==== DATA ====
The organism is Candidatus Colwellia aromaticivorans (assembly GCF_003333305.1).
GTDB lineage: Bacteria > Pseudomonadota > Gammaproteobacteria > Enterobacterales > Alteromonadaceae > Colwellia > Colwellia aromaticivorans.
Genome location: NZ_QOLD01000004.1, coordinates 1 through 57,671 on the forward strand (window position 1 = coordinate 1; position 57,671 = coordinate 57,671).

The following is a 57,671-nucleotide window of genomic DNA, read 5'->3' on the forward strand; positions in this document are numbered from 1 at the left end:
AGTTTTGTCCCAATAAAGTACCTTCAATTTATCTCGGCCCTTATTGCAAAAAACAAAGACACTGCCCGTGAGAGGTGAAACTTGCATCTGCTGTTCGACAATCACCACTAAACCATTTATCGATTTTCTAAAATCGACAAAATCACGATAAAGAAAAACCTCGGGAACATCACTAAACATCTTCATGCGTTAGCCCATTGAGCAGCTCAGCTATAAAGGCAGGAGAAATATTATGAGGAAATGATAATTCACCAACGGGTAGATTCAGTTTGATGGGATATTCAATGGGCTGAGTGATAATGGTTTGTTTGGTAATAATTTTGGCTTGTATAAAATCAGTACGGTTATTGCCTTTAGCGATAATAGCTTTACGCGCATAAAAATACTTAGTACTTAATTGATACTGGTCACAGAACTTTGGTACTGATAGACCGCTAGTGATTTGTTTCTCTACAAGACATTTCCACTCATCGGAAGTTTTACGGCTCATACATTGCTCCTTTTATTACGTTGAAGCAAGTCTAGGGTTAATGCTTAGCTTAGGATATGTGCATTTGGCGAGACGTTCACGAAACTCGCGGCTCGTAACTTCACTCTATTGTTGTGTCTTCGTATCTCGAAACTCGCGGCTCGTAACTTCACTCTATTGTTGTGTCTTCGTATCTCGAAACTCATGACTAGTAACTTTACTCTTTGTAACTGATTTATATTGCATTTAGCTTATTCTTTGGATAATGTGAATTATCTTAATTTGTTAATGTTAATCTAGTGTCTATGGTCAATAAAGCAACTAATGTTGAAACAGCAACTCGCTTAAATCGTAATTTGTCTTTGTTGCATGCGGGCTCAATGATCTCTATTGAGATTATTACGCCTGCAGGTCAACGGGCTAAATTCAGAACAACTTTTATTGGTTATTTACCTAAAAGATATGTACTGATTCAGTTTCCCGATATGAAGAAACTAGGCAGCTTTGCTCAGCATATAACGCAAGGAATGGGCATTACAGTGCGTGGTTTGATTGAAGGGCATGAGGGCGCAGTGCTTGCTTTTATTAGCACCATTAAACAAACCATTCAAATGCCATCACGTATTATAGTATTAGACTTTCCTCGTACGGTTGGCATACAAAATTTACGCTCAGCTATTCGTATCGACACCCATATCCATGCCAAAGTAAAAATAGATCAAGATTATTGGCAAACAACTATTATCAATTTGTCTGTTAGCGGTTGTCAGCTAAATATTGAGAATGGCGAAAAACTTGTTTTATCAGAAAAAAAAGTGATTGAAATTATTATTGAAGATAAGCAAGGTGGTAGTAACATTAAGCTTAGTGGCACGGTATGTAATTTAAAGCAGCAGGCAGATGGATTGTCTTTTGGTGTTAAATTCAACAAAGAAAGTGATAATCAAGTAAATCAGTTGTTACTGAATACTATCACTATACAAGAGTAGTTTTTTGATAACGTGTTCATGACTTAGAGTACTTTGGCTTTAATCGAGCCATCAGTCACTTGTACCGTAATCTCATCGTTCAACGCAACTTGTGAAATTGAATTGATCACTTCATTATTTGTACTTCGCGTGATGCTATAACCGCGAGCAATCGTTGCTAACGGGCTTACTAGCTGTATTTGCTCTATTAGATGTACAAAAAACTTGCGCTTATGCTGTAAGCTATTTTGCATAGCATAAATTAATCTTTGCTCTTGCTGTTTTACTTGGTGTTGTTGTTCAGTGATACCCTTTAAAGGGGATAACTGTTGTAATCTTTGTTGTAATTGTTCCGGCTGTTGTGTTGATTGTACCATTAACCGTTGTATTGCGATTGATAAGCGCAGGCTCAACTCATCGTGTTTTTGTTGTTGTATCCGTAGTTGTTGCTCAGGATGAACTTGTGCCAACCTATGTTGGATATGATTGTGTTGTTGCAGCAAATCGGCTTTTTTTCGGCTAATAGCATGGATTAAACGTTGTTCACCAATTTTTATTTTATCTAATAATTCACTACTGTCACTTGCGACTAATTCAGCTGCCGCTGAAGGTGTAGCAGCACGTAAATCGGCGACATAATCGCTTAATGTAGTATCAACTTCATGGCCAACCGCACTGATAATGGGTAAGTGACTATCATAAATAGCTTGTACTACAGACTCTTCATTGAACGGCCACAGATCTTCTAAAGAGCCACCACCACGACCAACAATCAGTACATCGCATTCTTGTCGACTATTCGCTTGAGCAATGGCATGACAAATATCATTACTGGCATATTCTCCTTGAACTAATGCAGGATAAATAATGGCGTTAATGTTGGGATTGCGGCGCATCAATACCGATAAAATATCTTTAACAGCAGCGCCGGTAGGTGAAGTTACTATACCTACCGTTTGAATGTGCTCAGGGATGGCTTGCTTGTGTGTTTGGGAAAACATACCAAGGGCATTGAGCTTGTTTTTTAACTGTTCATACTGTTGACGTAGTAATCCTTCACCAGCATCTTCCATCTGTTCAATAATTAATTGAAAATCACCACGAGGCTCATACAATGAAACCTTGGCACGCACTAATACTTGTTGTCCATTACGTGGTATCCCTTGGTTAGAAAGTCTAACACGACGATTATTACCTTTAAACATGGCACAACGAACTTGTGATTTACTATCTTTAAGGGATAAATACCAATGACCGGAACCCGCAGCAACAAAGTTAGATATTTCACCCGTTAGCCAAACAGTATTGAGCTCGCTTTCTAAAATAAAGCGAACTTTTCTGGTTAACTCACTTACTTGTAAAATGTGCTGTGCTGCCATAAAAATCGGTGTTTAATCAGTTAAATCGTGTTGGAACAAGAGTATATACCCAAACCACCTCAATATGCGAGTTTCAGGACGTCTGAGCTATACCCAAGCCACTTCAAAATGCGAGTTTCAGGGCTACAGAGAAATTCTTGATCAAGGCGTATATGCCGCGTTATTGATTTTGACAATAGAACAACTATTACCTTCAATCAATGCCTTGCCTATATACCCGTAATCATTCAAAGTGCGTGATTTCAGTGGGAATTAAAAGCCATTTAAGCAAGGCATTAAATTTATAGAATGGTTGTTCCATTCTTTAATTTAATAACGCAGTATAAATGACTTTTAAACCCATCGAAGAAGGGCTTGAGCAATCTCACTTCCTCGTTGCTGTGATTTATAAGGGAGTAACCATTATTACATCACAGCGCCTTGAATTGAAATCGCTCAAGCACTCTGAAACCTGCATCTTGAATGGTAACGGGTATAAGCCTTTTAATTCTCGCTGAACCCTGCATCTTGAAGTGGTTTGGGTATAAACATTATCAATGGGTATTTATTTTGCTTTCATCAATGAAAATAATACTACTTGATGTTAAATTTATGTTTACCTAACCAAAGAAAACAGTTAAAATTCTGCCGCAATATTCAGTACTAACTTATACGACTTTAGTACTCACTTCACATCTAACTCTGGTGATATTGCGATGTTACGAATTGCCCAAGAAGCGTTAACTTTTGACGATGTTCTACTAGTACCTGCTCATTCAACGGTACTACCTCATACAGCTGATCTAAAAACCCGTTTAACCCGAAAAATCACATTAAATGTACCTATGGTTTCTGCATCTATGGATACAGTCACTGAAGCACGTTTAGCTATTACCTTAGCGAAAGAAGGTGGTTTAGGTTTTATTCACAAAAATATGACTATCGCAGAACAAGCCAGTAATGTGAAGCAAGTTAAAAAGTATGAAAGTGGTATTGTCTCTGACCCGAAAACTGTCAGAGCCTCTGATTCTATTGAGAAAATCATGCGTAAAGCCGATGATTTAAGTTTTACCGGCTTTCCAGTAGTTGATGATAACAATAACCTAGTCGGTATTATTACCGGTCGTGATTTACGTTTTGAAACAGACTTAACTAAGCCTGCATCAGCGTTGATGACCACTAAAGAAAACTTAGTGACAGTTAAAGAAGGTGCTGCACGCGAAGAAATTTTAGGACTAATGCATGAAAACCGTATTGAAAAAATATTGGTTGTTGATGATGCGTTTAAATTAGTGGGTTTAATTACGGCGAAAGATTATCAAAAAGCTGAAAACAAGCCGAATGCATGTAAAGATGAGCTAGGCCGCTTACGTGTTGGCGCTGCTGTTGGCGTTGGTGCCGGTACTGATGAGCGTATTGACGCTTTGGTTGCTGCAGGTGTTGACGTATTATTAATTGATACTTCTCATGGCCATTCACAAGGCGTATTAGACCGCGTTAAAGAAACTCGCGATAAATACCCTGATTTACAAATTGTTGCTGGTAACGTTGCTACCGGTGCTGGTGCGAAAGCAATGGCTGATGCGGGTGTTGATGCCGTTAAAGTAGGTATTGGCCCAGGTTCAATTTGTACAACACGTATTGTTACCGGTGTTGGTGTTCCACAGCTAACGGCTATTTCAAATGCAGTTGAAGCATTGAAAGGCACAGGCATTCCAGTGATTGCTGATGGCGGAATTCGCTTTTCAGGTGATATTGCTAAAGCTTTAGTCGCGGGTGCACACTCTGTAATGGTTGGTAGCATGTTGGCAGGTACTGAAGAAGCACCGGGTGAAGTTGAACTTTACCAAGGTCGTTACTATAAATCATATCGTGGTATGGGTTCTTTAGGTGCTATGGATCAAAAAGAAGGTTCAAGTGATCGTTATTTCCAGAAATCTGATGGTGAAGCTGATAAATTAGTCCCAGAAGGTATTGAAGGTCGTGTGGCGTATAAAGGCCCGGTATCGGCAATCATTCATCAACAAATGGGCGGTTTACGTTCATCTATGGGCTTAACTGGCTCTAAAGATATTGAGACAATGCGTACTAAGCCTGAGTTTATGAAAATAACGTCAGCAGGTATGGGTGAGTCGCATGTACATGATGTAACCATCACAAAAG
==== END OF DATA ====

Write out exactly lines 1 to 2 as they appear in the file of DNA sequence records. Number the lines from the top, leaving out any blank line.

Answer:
The organism is Candidatus Colwellia aromaticivorans (assembly GCF_003333305.1).
GTDB lineage: Bacteria > Pseudomonadota > Gammaproteobacteria > Enterobacterales > Alteromonadaceae > Colwellia > Colwellia aromaticivorans.